Home Thematic Reports A Special Report About “Hamida al-Taher” Detention Facility in Daraa

A Special Report About “Hamida al-Taher” Detention Facility in Daraa

Survivors Tell Terrifying Stories of Egregious Violations inside the Cellars of the Facility

by wael.m
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Preface: Daraa, as well as most other Syrian provinces, is full of secret and public detention facilities, where tens of thousands of persons are arbitrarily detained and/or forcibly disappeared. Let alone thousands who died resulting from torture and ill-treatment and/or who have died as a result of health neglect and many widespread diseases, especially the skin diseases.

Although the Syrian regular army controls a relatively small area, geographically speaking, of Daraa province, nevertheless, the area they control is characterized by an intense presence of security and military checkpoints compared to the numbers in other provinces. The Syrian government forces in Daraa control the entire international Highway that links Damascus, with Dara. In addition, they seize most villages and towns on both sides of this Highway, starting from Jabab in the north towards the south, to Daraa al-Balad located in the center of Daraa. The regular army along with the security apparatus desired to "secure" this route militarily as it was the only supply route from Damascus. The Syrian government installed many security checkpoints on the road and created dozens of security centers and temporary detention facilities in the areas it controls. The field researcher of Syrians for truth and Justice/ STJ, through a thorough survey, could recognize a number of these centers, they include:

  1. The Military Security Branch in al-Sanamayn, affiliated to the main branch in Daraa.

  2. The Military Security Branch in Izraa, affiliated to the main branch in Daraa.

  3. The State Security Branch in Izraa, affiliated to the main branch in Daraa.

  4. The Political Security Branch in Izraa, affiliated to the main branch in Daraa.

  5. The Military Security Branch in Daraa.

  6. The Political Security Branch in Daraa.

  7. The Air Force Intelligence Branch in Daraa.

  8. The State Security Branch in Daraa.

  9. Al-Shar’e checkpoint, also known as Maghsalat al-Shar’e checkpoint, located in Khirbet Ghazaleh, 11 km towards Daraa. It is established on the entrance to Daraa from the side of the international Highway (Damascus-Daraa Highway). Activists from the area believe it is one of the first checkpoints installed since the start of the Syrian uprising in March 2011, on the first day, second or the third day. At first, only elements of the Syrian regular army were stationed around the checkpoint, but after the Syrian regular army re-controlled Khirbet Ghazaleh on May 12, 2013, other elements of the security branches stationed there, such as the Military Security among others. The checkpoint contained the "wanted" lists by these branches, and it was responsible for thousands of arrests, including for children under 18.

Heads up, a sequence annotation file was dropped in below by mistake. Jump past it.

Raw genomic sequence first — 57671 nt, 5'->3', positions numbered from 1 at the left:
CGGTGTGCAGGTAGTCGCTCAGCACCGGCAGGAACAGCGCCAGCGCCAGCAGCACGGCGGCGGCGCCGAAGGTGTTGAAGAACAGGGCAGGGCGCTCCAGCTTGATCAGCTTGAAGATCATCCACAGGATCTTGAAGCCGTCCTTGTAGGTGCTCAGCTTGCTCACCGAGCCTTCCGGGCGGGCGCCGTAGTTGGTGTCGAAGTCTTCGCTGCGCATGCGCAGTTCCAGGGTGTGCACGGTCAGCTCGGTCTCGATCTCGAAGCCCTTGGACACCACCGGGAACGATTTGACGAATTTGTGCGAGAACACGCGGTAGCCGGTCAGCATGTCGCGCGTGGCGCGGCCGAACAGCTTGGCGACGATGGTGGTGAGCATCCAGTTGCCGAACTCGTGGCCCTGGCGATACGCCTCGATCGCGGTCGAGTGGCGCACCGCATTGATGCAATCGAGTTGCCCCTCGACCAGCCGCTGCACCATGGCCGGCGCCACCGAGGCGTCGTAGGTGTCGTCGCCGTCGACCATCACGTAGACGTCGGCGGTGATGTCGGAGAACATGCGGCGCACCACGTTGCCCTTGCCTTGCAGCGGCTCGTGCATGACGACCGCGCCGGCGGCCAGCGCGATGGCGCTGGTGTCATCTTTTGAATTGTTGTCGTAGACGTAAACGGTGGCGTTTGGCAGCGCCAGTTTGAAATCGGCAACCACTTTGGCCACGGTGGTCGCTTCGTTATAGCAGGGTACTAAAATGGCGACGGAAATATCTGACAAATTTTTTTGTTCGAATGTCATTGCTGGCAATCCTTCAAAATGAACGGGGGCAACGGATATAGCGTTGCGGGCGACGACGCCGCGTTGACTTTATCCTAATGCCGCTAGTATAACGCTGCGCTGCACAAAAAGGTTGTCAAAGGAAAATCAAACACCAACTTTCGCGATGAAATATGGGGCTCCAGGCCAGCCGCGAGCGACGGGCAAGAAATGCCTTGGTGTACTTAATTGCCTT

10. Al-Khirbeh checkpoint, also known as the Khirbet Ghazaleh checkpoint, installed by the Syrian regular army in 2011. However, as in several other checkpoints, it expanded to include elements of other security branches as well as elements of the regular army after the re-capture of Khirbet Ghazaleh by the army on May 12, 2013. This checkpoint is considered the gateway to the eastern countryside, which is under the control of the Syrian armed opposition factions, and it usually transfers the detainees to Izraa or to Daraa.

  11. The Panorama Stadium in Daraa was considered one of the most important places of detention and torture during the previous years. It is known nationwide not only in Daraa, as it arrested tens of thousands of citizens. However, it was transferred to a security center in 2011. The activists spoke of a large Syrian regular army headquarter in the stadium, as well as it is a place to assemble foreign militias that fight with the regular army such as Hezbollah the Lebanese militia forces, and Iranian and Iraqi militias among others.

  12. Hamida al-Taher checkpoint is a detention center established in December 2011, and administratively affiliated to the Military Security Branch in Daraa. It is located in an important strategic place for the Syrian regular army. We will talk about this checkpoint in some detail in this report.

  13.  The archaeological castle in al-Masmiyah village, the Syrian security apparatus transformed it to a detention facility. Administratively, it follows the Military Security Branch in Daraa.

  14.  The State Security checkpoint is one km after "al-Share checkpoint" and near the Engineering Institute and al-Barmawi Driving School, and it is affiliated to the State Security Branch, whose patrol stands from 8:00 am to 1:00 pm and arrests people based on the lists it has.

Methodology of the Report